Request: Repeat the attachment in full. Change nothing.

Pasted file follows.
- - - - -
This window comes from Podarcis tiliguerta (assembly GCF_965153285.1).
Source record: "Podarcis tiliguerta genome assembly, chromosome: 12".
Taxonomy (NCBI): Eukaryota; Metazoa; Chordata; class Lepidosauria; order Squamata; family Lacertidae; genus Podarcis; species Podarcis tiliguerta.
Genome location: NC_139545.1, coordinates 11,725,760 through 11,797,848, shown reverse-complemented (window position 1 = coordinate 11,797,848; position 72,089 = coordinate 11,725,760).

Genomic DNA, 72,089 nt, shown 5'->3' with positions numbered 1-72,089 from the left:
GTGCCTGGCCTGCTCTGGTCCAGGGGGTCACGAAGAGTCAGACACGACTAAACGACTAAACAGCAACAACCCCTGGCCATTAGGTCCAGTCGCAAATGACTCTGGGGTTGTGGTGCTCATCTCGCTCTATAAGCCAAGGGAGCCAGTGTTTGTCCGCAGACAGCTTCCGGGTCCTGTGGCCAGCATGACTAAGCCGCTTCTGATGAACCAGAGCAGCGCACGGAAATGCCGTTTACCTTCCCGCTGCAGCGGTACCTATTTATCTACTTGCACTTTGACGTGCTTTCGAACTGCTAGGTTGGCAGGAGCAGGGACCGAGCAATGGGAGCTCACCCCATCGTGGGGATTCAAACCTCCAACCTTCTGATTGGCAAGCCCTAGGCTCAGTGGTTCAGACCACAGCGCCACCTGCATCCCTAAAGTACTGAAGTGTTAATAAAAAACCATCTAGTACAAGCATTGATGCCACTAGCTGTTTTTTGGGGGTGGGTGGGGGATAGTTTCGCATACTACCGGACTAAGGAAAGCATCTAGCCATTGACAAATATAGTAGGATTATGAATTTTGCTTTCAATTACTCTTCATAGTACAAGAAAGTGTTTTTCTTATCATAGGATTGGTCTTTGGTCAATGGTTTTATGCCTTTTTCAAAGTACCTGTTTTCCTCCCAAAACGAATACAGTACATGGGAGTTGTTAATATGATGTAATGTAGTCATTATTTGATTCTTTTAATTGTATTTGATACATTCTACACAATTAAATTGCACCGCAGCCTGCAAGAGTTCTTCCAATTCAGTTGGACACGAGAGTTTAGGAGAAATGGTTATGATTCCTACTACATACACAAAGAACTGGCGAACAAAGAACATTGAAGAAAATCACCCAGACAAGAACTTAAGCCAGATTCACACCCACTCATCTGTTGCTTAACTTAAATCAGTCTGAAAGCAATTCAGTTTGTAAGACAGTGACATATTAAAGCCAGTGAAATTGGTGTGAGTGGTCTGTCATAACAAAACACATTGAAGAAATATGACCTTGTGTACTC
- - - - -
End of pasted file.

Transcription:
This window comes from Podarcis tiliguerta (assembly GCF_965153285.1).
Source record: "Podarcis tiliguerta genome assembly, chromosome: 12".
Taxonomy (NCBI): Eukaryota; Metazoa; Chordata; class Lepidosauria; order Squamata; family Lacertidae; genus Podarcis; species Podarcis tiliguerta.
Genome location: NC_139545.1, coordinates 11,725,760 through 11,797,848, shown reverse-complemented (window position 1 = coordinate 11,797,848; position 72,089 = coordinate 11,725,760).

Genomic DNA, 72,089 nt, shown 5'->3' with positions numbered 1-72,089 from the left:
GTGCCTGGCCTGCTCTGGTCCAGGGGGTCACGAAGAGTCAGACACGACTAAACGACTAAACAGCAACAACCCCTGGCCATTAGGTCCAGTCGCAAATGACTCTGGGGTTGTGGTGCTCATCTCGCTCTATAAGCCAAGGGAGCCAGTGTTTGTCCGCAGACAGCTTCCGGGTCCTGTGGCCAGCATGACTAAGCCGCTTCTGATGAACCAGAGCAGCGCACGGAAATGCCGTTTACCTTCCCGCTGCAGCGGTACCTATTTATCTACTTGCACTTTGACGTGCTTTCGAACTGCTAGGTTGGCAGGAGCAGGGACCGAGCAATGGGAGCTCACCCCATCGTGGGGATTCAAACCTCCAACCTTCTGATTGGCAAGCCCTAGGCTCAGTGGTTCAGACCACAGCGCCACCTGCATCCCTAAAGTACTGAAGTGTTAATAAAAAACCATCTAGTACAAGCATTGATGCCACTAGCTGTTTTTTGGGGGTGGGTGGGGGATAGTTTCGCATACTACCGGACTAAGGAAAGCATCTAGCCATTGACAAATATAGTAGGATTATGAATTTTGCTTTCAATTACTCTTCATAGTACAAGAAAGTGTTTTTCTTATCATAGGATTGGTCTTTGGTCAATGGTTTTATGCCTTTTTCAAAGTACCTGTTTTCCTCCCAAAACGAATACAGTACATGGGAGTTGTTAATATGATGTAATGTAGTCATTATTTGATTCTTTTAATTGTATTTGATACATTCTACACAATTAAATTGCACCGCAGCCTGCAAGAGTTCTTCCAATTCAGTTGGACACGAGAGTTTAGGAGAAATGGTTATGATTCCTACTACATACACAAAGAACTGGCGAACAAAGAACATTGAAGAAAATCACCCAGACAAGAACTTAAGCCAGATTCACACCCACTCATCTGTTGCTTAACTTAAATCAGTCTGAAAGCAATTCAGTTTGTAAGACAGTGACATATTAAAGCCAGTGAAATTGGTGTGAGTGGTCTGTCATAACAAAACACATTGAAGAAATATGACCTTGTGTACTC